About The Clothes They Stood Up In and The Lady and the Van
From Alan Bennett, the author of The Madness of King George, come two stories about the strange nature of possessions…or the lack of them. In the nationally bestselling novel The Clothes They Stood Up In, the staid Ransomes return from the opera to find their Regent’s Park flat stripped bare–right down to the toilet-paper roll. Free of all their earthly belongings, the couple faces a perplexing question: Who are they without the things they’ve spent a lifetime accumulating? Suddenly a world of unlimited, frightening possibility opens up before them.
In “The Lady in the Van,” which The Village Voice called “one of the finest bursts of comic writing the twentieth century has produced,” Bennett recounts the strange life of Miss Shepherd, a London eccentric who parked her van (overstuffed with decades’ worth of old clothes, oozing batteries, and kitchen utensils still in their original packaging) in the author’s driveway for more than fifteen years. A mesmerizing portrait of an outsider with an acquisitive taste and an indomitable spirit, this biographical essay is drawn with equal parts fascination and compassion.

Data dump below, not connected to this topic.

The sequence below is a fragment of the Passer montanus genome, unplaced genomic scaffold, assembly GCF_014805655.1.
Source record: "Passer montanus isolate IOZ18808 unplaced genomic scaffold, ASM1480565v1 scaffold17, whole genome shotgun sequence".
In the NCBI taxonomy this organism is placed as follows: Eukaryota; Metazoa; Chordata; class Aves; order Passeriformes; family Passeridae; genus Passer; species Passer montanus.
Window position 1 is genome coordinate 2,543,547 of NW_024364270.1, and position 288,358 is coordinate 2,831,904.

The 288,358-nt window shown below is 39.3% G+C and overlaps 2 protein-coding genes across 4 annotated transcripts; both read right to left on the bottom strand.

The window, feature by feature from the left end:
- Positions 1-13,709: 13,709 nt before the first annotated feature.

Alan Bennett is the author of the number-one British bestseller Writing Home. He is a renowned playwright and essayist, whose screenplay for The Madness of King George was nominated for an Academy Award.
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“[The Clothes They Stood Up In is an] absolutely delicious, near perfect little book. You will read it in a couple of hours at most, but you will think about it for a long, long time.” -Jonathan Yardley, The Washington Post Book World
“[The Clothes They Stood Up In is] a completely charming entertainment: a small gem by one of Britain’s most versatile and gifted writers.” -Michiko Kakutani, The New York Times
“One of the top ten books of 2001.” -Jonathan Yardley, The Washington Post Book World
“Full of jolly, broad, and very English humour…a charm-filled holiday read.” -Alain de Botton
“Sharp…a happy evening’s read and a tantalizing mental challenge to those of us who, like the Ransomes, find [our] lives encumbered and [our] senses blunted by too much stuff.” -Brooke Allen, The New York Times Book Review